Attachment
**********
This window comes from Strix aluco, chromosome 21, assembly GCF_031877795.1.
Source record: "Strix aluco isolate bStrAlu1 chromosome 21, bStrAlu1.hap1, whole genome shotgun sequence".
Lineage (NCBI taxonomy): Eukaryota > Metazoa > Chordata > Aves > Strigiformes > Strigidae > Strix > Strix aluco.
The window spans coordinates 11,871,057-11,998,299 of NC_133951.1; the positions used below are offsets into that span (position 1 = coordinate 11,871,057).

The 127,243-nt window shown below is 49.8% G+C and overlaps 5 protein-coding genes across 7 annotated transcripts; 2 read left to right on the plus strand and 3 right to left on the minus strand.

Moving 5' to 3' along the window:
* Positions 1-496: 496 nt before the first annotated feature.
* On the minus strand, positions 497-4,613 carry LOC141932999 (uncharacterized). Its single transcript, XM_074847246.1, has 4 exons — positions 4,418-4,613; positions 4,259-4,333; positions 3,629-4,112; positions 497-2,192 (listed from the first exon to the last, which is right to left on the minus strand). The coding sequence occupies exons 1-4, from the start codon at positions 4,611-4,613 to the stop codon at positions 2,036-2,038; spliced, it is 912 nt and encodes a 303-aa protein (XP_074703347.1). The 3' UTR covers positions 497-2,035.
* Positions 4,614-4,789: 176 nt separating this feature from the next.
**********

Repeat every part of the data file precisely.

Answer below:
This window comes from Strix aluco, chromosome 21, assembly GCF_031877795.1.
Source record: "Strix aluco isolate bStrAlu1 chromosome 21, bStrAlu1.hap1, whole genome shotgun sequence".
Lineage (NCBI taxonomy): Eukaryota > Metazoa > Chordata > Aves > Strigiformes > Strigidae > Strix > Strix aluco.
The window spans coordinates 11,871,057-11,998,299 of NC_133951.1; the positions used below are offsets into that span (position 1 = coordinate 11,871,057).

The 127,243-nt window shown below is 49.8% G+C and overlaps 5 protein-coding genes across 7 annotated transcripts; 2 read left to right on the plus strand and 3 right to left on the minus strand.

Moving 5' to 3' along the window:
* Positions 1-496: 496 nt before the first annotated feature.
* On the minus strand, positions 497-4,613 carry LOC141932999 (uncharacterized). Its single transcript, XM_074847246.1, has 4 exons — positions 4,418-4,613; positions 4,259-4,333; positions 3,629-4,112; positions 497-2,192 (listed from the first exon to the last, which is right to left on the minus strand). The coding sequence occupies exons 1-4, from the start codon at positions 4,611-4,613 to the stop codon at positions 2,036-2,038; spliced, it is 912 nt and encodes a 303-aa protein (XP_074703347.1). The 3' UTR covers positions 497-2,035.
* Positions 4,614-4,789: 176 nt separating this feature from the next.